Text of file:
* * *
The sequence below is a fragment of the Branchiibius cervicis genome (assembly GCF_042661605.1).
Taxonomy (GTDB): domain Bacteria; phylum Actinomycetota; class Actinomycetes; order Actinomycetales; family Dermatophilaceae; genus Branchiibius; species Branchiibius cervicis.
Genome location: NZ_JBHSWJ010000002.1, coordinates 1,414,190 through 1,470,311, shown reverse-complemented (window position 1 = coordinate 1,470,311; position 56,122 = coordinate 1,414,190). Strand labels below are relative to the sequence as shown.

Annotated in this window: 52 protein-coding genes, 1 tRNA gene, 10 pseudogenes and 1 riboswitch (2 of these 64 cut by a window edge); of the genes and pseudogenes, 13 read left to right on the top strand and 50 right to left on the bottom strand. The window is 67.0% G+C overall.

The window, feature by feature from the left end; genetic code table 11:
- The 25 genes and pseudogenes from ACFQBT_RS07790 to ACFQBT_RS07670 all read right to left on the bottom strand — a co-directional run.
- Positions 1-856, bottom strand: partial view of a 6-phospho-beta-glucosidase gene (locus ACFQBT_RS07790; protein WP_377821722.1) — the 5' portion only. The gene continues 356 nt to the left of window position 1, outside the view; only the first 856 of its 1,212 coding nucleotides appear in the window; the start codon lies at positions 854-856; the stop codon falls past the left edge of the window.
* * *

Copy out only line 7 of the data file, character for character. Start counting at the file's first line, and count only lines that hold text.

- Positions 1-856, bottom strand: partial view of a 6-phospho-beta-glucosidase gene (locus ACFQBT_RS07790; protein WP_377821722.1) — the 5' portion only. The gene continues 356 nt to the left of window position 1, outside the view; only the first 856 of its 1,212 coding nucleotides appear in the window; the start codon lies at positions 854-856; the stop codon falls past the left edge of the window.